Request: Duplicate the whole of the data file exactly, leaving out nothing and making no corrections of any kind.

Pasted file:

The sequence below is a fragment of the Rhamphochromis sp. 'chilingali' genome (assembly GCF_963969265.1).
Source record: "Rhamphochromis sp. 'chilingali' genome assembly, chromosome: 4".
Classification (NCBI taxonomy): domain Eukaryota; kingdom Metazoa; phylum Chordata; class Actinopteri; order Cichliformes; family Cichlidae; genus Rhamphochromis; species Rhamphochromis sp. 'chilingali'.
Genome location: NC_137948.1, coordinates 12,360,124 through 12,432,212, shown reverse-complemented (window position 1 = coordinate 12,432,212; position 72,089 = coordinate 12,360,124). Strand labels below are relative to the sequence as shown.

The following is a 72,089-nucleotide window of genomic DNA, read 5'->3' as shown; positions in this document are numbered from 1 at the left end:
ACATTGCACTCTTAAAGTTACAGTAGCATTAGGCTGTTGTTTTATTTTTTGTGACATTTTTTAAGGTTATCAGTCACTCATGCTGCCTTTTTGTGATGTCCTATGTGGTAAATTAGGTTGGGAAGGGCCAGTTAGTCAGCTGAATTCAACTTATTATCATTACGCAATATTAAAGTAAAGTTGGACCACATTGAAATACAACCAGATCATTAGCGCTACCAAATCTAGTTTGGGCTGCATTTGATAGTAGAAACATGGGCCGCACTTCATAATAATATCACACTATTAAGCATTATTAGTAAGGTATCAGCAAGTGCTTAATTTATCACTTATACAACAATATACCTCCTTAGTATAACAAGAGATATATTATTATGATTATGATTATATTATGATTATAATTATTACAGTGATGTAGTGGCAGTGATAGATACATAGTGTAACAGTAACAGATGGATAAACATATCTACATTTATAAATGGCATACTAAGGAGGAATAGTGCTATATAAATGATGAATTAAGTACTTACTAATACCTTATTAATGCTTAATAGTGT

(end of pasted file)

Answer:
The sequence below is a fragment of the Rhamphochromis sp. 'chilingali' genome (assembly GCF_963969265.1).
Source record: "Rhamphochromis sp. 'chilingali' genome assembly, chromosome: 4".
Classification (NCBI taxonomy): domain Eukaryota; kingdom Metazoa; phylum Chordata; class Actinopteri; order Cichliformes; family Cichlidae; genus Rhamphochromis; species Rhamphochromis sp. 'chilingali'.
Genome location: NC_137948.1, coordinates 12,360,124 through 12,432,212, shown reverse-complemented (window position 1 = coordinate 12,432,212; position 72,089 = coordinate 12,360,124). Strand labels below are relative to the sequence as shown.

The following is a 72,089-nucleotide window of genomic DNA, read 5'->3' as shown; positions in this document are numbered from 1 at the left end:
ACATTGCACTCTTAAAGTTACAGTAGCATTAGGCTGTTGTTTTATTTTTTGTGACATTTTTTAAGGTTATCAGTCACTCATGCTGCCTTTTTGTGATGTCCTATGTGGTAAATTAGGTTGGGAAGGGCCAGTTAGTCAGCTGAATTCAACTTATTATCATTACGCAATATTAAAGTAAAGTTGGACCACATTGAAATACAACCAGATCATTAGCGCTACCAAATCTAGTTTGGGCTGCATTTGATAGTAGAAACATGGGCCGCACTTCATAATAATATCACACTATTAAGCATTATTAGTAAGGTATCAGCAAGTGCTTAATTTATCACTTATACAACAATATACCTCCTTAGTATAACAAGAGATATATTATTATGATTATGATTATATTATGATTATAATTATTACAGTGATGTAGTGGCAGTGATAGATACATAGTGTAACAGTAACAGATGGATAAACATATCTACATTTATAAATGGCATACTAAGGAGGAATAGTGCTATATAAATGATGAATTAAGTACTTACTAATACCTTATTAATGCTTAATAGTGT